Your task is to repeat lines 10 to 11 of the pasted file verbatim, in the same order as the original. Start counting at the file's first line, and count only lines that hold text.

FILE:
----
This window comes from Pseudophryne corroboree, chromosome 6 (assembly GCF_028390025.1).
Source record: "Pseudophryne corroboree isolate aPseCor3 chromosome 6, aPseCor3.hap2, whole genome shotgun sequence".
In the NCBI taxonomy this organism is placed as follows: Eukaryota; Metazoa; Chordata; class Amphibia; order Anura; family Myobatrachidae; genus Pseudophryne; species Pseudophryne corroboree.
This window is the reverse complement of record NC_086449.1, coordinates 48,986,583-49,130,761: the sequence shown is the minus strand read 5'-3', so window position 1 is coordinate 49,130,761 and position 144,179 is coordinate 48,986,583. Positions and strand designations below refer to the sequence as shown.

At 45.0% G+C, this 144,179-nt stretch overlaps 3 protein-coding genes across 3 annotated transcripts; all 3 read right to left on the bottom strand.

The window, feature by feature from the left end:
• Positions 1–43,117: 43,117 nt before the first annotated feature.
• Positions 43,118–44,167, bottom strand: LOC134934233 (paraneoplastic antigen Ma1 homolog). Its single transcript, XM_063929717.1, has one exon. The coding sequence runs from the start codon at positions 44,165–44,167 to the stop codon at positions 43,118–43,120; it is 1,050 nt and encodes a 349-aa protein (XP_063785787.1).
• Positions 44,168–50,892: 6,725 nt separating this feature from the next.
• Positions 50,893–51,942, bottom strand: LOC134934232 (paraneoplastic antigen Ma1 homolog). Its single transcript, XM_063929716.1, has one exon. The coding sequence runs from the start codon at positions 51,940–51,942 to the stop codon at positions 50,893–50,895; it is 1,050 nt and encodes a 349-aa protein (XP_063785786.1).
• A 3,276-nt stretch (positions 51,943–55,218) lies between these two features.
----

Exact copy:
• Positions 50,893–51,942, bottom strand: LOC134934232 (paraneoplastic antigen Ma1 homolog). Its single transcript, XM_063929716.1, has one exon. The coding sequence runs from the start codon at positions 51,940–51,942 to the stop codon at positions 50,893–50,895; it is 1,050 nt and encodes a 349-aa protein (XP_063785786.1).
• A 3,276-nt stretch (positions 51,943–55,218) lies between these two features.